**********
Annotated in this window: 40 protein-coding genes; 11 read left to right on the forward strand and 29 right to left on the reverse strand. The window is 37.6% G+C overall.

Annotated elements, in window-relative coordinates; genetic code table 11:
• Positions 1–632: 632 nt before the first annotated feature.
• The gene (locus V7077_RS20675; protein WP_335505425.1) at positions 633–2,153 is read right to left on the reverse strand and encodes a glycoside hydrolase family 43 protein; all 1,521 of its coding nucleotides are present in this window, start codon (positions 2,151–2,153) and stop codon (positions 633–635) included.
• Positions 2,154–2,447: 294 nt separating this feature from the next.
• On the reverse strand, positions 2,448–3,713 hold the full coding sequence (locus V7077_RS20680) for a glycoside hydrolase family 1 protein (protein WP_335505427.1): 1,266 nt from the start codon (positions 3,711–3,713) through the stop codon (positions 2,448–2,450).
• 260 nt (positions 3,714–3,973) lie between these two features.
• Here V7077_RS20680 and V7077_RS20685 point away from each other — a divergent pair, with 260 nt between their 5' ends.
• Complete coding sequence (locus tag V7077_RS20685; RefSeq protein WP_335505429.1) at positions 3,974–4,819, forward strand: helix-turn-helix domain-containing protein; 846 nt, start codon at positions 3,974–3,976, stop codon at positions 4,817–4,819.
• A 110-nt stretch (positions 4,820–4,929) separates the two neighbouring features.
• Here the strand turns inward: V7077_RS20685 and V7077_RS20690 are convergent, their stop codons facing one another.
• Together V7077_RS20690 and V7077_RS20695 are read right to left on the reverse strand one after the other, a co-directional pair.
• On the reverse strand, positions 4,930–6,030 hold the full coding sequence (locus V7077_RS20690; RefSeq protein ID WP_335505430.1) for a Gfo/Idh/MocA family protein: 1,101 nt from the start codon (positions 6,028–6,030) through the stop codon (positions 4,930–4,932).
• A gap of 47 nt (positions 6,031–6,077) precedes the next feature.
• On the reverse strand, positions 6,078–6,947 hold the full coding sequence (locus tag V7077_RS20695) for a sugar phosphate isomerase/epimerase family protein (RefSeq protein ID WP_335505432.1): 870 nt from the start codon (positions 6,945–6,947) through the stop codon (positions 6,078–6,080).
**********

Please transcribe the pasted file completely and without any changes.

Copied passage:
Annotated in this window: 40 protein-coding genes; 11 read left to right on the forward strand and 29 right to left on the reverse strand. The window is 37.6% G+C overall.

Annotated elements, in window-relative coordinates; genetic code table 11:
• Positions 1–632: 632 nt before the first annotated feature.
• The gene (locus V7077_RS20675; protein WP_335505425.1) at positions 633–2,153 is read right to left on the reverse strand and encodes a glycoside hydrolase family 43 protein; all 1,521 of its coding nucleotides are present in this window, start codon (positions 2,151–2,153) and stop codon (positions 633–635) included.
• Positions 2,154–2,447: 294 nt separating this feature from the next.
• On the reverse strand, positions 2,448–3,713 hold the full coding sequence (locus V7077_RS20680) for a glycoside hydrolase family 1 protein (protein WP_335505427.1): 1,266 nt from the start codon (positions 3,711–3,713) through the stop codon (positions 2,448–2,450).
• 260 nt (positions 3,714–3,973) lie between these two features.
• Here V7077_RS20680 and V7077_RS20685 point away from each other — a divergent pair, with 260 nt between their 5' ends.
• Complete coding sequence (locus tag V7077_RS20685; RefSeq protein WP_335505429.1) at positions 3,974–4,819, forward strand: helix-turn-helix domain-containing protein; 846 nt, start codon at positions 3,974–3,976, stop codon at positions 4,817–4,819.
• A 110-nt stretch (positions 4,820–4,929) separates the two neighbouring features.
• Here the strand turns inward: V7077_RS20685 and V7077_RS20690 are convergent, their stop codons facing one another.
• Together V7077_RS20690 and V7077_RS20695 are read right to left on the reverse strand one after the other, a co-directional pair.
• On the reverse strand, positions 4,930–6,030 hold the full coding sequence (locus V7077_RS20690; RefSeq protein ID WP_335505430.1) for a Gfo/Idh/MocA family protein: 1,101 nt from the start codon (positions 6,028–6,030) through the stop codon (positions 4,930–4,932).
• A gap of 47 nt (positions 6,031–6,077) precedes the next feature.
• On the reverse strand, positions 6,078–6,947 hold the full coding sequence (locus tag V7077_RS20695) for a sugar phosphate isomerase/epimerase family protein (RefSeq protein ID WP_335505432.1): 870 nt from the start codon (positions 6,945–6,947) through the stop codon (positions 6,078–6,080).